x Abu Dhabi, UAESaturday 20 January 2018

Nadal looking for extra zip

The world No 2 is lacking confidence as he prepares to face Nikolay Davydenko at the ATP World Tour Finals today.

Nadal has to win if he wants to close in on the gap between him and top-ranked Federer.
Nadal has to win if he wants to close in on the gap between him and top-ranked Federer.

World No 2 Rafael Nadal is lacking confidence as he prepares to face Nikolay Davydenko at the ATP World Tour Finals in London today. The 23-year-old lost his opening match on Monday against Robin Soderling 6-4,6-4 and any hopes he harbours of closing the 945-point gap in in the rankings between himself and world No 1 Roger Federer hinge on this evening's clash at the O2 Arena in London. Davydenko may have lost to Novak Djokovic 3-6, 6-4, 7-5 in the first of his three round-robin matches - a repeat of last year's final - but Nadal knows it is he who must improve if he is to progress past the Russian and into the semi-finals.

"I think I didn't play really bad; I played OK, [but] my level right now is not No 1," said the Mallorcan following his defeat to Soderling on the medium-paced indoor court. "In the important moments, I didn't have the necessary calm, so I had a few mistakes. "He is a big player on this surface, so it is difficult. If you are not completely calm and playing very well in that moment, it's really difficult to win, and I didn't play in this way in those moments. I'm not far away from my best level, but I need more confidence."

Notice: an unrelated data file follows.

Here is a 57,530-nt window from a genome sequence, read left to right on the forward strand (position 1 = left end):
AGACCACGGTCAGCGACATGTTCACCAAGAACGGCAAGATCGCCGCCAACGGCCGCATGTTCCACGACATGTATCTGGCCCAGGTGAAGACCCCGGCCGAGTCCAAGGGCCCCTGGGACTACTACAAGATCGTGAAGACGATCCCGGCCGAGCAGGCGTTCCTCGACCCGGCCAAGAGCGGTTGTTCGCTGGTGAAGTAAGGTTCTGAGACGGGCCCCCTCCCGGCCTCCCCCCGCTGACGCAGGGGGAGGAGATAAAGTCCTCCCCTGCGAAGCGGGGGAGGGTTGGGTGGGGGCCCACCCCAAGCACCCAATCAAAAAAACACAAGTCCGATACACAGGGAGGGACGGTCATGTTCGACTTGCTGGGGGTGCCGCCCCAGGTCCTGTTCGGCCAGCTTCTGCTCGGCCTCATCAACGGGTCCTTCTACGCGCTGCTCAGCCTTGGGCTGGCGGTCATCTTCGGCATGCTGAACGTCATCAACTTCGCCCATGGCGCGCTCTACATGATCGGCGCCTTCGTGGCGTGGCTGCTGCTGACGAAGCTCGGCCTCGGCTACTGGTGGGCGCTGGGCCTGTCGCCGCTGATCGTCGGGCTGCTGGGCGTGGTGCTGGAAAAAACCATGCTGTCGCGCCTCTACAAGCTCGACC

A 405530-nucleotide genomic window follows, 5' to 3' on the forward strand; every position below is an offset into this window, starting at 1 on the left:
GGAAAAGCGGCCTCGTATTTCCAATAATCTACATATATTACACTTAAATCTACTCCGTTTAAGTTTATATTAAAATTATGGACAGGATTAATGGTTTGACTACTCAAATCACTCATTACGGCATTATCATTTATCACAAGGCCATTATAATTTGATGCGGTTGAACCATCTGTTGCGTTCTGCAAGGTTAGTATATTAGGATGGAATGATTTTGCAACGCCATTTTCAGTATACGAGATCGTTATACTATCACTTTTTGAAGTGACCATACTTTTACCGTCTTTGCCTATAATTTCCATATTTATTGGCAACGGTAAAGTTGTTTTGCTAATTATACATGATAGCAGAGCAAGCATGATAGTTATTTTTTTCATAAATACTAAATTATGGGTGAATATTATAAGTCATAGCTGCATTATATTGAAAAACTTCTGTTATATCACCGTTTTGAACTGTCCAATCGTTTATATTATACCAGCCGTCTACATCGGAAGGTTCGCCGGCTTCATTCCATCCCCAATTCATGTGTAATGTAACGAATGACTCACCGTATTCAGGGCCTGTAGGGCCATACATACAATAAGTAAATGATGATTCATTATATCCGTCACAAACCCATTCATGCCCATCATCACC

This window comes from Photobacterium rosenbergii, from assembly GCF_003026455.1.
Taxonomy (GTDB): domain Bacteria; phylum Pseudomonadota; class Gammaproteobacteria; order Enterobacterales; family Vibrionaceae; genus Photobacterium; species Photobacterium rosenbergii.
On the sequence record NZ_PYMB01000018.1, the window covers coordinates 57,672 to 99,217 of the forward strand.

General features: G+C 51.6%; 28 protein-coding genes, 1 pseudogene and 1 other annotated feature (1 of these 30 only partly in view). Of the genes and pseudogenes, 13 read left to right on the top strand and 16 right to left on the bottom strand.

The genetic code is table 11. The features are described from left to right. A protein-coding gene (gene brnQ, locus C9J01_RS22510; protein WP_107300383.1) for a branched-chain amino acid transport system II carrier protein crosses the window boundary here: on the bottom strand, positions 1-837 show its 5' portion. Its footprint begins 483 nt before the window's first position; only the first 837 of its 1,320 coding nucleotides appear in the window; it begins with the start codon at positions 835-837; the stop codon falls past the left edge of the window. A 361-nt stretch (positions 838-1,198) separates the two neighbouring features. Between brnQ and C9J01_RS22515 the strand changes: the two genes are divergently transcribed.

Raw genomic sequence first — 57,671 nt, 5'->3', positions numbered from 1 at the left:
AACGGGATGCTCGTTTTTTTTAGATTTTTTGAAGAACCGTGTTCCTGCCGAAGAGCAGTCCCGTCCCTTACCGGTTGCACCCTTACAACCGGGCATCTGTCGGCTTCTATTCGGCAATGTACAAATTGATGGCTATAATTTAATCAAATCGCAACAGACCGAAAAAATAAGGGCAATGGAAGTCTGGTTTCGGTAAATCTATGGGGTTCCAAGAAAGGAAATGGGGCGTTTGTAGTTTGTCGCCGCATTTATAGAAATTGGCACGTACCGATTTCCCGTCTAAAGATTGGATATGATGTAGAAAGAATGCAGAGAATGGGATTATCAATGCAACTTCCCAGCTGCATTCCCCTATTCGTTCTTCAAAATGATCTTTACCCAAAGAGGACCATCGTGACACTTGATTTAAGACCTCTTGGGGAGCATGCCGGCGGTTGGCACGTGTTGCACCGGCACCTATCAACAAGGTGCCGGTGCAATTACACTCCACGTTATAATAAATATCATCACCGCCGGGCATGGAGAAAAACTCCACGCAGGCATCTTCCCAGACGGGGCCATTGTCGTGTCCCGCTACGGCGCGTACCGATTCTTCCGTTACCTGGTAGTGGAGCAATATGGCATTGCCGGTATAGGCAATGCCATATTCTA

Nadal was chasing his 400th win on the ATP tour, but Soderling is proving to be a thorn in his side, having finished his opponent's 31-match unbeaten run at the French Open earlier this season. "Sure, it feels better to beat the world No 2 than the No 200," said the Swede, who lost his first Grand Slam final to Federer at Roland Garros. "I always enjoy beating good players rather than lower ranked players. I managed to play really well on the important points, which is something you have to do if you want to beat the top guys. I've played a lot of big matches this year and played well, beaten a lot of good players, so I'm sure I've improved that part of my game."

Next up for the 25-year-old world No 9 is the Tour's most in-form player, Djokovic. The Serb has beaten both Federer and Nadal on his way to three titles from his past four tournaments, but is quick to play down his chances of success. "I'm very exhausted because of the long season," said Djokovic, who had to fight back for victory after losing the opening set against Davydenko. "He was a better player in the first two sets and maybe overall in the whole match. But when you have bad days, you still find a way to win - I think that's something that is great to have in your game.

"I wouldn't rate myself as a favourite [against Soderling] though. He's in great form so it's going to be a tough one." Davydenko was forced to call for a medic in the pivotal second set on Monday and said afterwards that he was suffering from the same breathing problems that have scarred his indoor season. "Some doctors say maybe asthma, some say maybe an allergy, some say bronchitis. If you see all the matches that I lose in three sets, that feeling has occurred."

The Argentine Juan Martin Del Potro secured his first win of the tournament by beating Spain's Fernando Verdasco in a tie-break last night. His 6-4, 3-6, 7-6 success ended a dramatic final set and came after Verdasco saved two match points. In the end, the tie-break was an anti-climax as Del Potro started with an ace and gave up only one point to take it 7-1. Verdaso is now almost certain to be eliminated in the group stage after two defeats, while del Potro is back in the hunt for a place in the knockout stage.